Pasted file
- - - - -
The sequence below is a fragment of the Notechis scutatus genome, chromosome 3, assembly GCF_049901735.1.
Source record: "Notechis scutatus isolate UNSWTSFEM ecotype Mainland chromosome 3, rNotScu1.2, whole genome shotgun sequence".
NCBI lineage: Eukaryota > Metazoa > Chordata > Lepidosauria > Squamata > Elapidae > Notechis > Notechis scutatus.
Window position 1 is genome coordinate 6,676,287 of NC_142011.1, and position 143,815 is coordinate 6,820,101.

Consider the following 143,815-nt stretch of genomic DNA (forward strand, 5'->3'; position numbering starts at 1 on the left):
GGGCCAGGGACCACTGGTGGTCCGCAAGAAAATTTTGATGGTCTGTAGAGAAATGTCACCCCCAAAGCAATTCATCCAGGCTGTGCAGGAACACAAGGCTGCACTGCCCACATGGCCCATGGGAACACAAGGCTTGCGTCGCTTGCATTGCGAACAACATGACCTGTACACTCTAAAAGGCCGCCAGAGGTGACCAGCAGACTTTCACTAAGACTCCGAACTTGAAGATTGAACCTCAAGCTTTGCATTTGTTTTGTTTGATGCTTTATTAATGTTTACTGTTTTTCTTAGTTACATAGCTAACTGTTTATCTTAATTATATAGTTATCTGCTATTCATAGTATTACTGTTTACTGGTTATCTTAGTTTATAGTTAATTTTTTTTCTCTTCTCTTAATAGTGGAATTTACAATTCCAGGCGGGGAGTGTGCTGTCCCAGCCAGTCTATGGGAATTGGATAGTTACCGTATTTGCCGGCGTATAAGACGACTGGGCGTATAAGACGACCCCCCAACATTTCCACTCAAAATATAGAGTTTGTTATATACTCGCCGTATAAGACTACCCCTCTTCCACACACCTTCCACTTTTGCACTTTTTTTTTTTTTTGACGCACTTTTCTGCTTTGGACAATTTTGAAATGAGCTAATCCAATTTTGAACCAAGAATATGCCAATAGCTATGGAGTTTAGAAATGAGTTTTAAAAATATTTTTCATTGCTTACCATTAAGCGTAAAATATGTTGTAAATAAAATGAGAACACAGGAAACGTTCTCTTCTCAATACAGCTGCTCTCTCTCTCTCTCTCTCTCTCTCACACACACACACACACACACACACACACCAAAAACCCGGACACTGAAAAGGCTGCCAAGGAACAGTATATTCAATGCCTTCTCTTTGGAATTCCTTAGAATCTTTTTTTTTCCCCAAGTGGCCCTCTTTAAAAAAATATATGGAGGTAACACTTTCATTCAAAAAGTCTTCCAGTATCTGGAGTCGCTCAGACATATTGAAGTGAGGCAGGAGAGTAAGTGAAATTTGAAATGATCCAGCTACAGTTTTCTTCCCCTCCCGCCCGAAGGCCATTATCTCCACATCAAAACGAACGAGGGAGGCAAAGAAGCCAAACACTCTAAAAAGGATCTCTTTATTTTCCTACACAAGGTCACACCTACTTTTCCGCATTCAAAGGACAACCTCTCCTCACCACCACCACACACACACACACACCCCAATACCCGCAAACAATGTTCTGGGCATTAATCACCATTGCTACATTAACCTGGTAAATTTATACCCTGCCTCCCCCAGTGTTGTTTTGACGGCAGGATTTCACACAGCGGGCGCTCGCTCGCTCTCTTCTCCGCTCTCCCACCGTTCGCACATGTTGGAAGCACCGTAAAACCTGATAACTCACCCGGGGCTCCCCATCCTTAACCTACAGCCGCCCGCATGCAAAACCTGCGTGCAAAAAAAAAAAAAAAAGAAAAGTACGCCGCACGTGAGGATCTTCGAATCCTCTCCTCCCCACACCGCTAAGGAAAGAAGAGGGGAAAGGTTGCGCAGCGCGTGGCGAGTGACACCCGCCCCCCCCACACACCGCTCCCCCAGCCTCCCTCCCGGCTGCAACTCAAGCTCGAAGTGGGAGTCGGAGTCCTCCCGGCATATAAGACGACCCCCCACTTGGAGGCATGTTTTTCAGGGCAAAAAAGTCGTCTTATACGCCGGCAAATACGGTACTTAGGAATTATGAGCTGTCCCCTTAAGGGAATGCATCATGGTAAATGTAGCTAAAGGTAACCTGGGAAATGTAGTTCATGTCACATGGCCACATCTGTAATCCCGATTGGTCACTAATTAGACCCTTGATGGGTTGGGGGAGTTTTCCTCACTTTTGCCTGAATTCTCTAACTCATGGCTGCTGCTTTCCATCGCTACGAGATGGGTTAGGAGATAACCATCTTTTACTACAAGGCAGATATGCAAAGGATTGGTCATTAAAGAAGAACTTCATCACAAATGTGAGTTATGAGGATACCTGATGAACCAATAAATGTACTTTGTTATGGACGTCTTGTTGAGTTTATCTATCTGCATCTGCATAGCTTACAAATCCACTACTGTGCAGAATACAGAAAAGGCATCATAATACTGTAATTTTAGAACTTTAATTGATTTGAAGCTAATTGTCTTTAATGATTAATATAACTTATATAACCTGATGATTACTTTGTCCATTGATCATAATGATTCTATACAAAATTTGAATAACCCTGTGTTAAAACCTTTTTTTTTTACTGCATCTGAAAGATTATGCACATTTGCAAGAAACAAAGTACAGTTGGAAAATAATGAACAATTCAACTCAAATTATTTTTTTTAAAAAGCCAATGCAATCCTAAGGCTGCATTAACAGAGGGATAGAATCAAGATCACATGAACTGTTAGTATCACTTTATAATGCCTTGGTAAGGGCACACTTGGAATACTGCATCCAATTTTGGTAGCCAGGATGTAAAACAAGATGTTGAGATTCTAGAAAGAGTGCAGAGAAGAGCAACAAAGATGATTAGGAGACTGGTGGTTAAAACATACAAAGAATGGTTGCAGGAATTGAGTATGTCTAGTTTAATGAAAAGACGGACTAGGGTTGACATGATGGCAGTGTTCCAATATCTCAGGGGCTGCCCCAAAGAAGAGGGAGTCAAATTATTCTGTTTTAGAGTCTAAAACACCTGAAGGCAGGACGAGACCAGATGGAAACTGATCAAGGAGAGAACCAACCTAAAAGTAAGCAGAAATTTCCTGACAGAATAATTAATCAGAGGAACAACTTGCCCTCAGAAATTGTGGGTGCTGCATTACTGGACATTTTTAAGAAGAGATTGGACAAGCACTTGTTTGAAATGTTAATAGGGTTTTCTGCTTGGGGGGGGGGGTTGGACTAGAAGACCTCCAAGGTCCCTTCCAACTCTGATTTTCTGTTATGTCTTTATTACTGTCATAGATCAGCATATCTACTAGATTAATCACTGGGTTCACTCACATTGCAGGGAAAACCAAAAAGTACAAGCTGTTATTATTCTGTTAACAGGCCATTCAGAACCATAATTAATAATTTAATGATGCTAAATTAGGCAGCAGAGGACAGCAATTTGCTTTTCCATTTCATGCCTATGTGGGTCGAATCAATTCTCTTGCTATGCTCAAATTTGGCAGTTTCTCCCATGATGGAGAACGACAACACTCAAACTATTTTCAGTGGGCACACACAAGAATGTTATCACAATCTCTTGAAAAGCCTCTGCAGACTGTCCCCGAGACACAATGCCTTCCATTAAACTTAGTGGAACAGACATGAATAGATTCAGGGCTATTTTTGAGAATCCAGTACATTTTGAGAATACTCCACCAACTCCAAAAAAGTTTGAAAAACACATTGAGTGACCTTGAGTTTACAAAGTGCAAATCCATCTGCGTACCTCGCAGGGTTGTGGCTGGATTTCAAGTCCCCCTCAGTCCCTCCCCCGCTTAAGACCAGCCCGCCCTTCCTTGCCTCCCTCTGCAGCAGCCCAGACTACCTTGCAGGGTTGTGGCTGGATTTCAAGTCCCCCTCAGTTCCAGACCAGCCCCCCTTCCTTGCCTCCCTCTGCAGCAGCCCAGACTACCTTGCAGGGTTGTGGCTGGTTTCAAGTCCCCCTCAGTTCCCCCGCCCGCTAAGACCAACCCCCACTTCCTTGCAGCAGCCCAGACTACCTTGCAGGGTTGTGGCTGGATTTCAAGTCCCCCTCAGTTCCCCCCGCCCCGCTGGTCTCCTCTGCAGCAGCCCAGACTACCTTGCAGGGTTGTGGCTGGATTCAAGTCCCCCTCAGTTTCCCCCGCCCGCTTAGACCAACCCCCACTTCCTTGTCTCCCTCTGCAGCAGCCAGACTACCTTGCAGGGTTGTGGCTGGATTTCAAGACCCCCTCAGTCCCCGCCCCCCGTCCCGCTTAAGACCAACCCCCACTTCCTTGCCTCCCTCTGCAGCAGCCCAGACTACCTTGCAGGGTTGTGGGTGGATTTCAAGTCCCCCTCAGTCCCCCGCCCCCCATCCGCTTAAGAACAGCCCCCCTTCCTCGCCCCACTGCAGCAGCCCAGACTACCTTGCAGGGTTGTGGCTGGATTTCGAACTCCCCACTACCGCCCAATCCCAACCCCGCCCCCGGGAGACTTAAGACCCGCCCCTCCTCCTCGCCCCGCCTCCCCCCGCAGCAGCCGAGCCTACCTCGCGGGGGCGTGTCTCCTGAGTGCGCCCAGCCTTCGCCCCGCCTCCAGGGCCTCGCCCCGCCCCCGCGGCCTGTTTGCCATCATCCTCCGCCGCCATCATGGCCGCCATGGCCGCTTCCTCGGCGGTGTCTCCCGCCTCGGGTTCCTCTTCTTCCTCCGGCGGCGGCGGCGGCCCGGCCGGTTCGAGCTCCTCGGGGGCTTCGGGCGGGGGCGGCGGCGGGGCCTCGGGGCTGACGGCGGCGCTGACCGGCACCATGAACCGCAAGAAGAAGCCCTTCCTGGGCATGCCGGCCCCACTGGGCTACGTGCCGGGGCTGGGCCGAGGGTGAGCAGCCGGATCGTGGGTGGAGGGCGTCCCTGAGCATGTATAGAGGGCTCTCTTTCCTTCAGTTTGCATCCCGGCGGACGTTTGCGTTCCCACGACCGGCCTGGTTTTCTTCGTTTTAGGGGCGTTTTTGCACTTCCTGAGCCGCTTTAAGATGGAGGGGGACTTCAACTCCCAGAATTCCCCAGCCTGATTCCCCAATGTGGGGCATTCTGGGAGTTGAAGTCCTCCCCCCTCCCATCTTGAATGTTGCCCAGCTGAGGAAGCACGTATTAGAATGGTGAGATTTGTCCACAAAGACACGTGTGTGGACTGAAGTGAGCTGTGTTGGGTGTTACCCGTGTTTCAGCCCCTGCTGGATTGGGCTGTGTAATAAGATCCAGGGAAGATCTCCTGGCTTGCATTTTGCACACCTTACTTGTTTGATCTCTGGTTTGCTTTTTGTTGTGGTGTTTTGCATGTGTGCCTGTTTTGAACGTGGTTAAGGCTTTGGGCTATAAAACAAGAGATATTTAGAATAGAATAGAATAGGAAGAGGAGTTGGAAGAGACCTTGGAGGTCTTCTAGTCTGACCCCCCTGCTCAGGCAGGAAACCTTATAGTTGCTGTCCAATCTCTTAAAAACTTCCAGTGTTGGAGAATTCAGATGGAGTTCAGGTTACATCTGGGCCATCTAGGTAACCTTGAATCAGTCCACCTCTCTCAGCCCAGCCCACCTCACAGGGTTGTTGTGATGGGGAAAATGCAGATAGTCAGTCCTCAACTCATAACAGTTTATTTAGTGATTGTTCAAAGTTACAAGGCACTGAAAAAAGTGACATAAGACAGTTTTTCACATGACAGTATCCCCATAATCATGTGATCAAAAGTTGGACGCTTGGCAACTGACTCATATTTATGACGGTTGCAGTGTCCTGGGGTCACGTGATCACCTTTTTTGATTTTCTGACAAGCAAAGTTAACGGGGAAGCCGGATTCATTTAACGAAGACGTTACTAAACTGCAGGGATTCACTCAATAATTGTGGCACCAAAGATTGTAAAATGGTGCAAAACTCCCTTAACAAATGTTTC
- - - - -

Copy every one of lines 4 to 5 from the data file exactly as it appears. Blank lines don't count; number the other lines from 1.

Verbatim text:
Window position 1 is genome coordinate 6,676,287 of NC_142011.1, and position 143,815 is coordinate 6,820,101.

Consider the following 143,815-nt stretch of genomic DNA (forward strand, 5'->3'; position numbering starts at 1 on the left):